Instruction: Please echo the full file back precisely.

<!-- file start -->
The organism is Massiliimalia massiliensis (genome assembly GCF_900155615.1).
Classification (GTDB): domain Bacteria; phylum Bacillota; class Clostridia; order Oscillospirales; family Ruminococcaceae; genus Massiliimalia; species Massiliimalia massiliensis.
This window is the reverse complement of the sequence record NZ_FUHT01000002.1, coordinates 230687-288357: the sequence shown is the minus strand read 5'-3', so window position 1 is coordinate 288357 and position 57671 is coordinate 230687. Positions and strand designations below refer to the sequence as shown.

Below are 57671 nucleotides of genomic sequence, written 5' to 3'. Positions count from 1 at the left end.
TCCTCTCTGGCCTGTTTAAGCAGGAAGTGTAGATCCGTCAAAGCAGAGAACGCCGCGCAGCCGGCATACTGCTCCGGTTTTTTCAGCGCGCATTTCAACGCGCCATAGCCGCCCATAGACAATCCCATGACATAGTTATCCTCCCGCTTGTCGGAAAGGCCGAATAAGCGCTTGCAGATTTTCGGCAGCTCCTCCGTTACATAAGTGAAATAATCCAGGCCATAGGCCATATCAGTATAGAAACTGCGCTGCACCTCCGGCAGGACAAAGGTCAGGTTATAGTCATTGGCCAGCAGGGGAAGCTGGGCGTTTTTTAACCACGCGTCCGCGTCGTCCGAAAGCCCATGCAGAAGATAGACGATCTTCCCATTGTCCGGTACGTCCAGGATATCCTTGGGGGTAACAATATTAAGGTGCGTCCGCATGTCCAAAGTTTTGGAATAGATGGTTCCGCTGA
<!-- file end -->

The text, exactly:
The organism is Massiliimalia massiliensis (genome assembly GCF_900155615.1).
Classification (GTDB): domain Bacteria; phylum Bacillota; class Clostridia; order Oscillospirales; family Ruminococcaceae; genus Massiliimalia; species Massiliimalia massiliensis.
This window is the reverse complement of the sequence record NZ_FUHT01000002.1, coordinates 230687-288357: the sequence shown is the minus strand read 5'-3', so window position 1 is coordinate 288357 and position 57671 is coordinate 230687. Positions and strand designations below refer to the sequence as shown.

Below are 57671 nucleotides of genomic sequence, written 5' to 3'. Positions count from 1 at the left end.
TCCTCTCTGGCCTGTTTAAGCAGGAAGTGTAGATCCGTCAAAGCAGAGAACGCCGCGCAGCCGGCATACTGCTCCGGTTTTTTCAGCGCGCATTTCAACGCGCCATAGCCGCCCATAGACAATCCCATGACATAGTTATCCTCCCGCTTGTCGGAAAGGCCGAATAAGCGCTTGCAGATTTTCGGCAGCTCCTCCGTTACATAAGTGAAATAATCCAGGCCATAGGCCATATCAGTATAGAAACTGCGCTGCACCTCCGGCAGGACAAAGGTCAGGTTATAGTCATTGGCCAGCAGGGGAAGCTGGGCGTTTTTTAACCACGCGTCCGCGTCGTCCGAAAGCCCATGCAGAAGATAGACGATCTTCCCATTGTCCGGTACGTCCAGGATATCCTTGGGGGTAACAATATTAAGGTGCGTCCGCATGTCCAAAGTTTTGGAATAGATGGTTCCGCTGA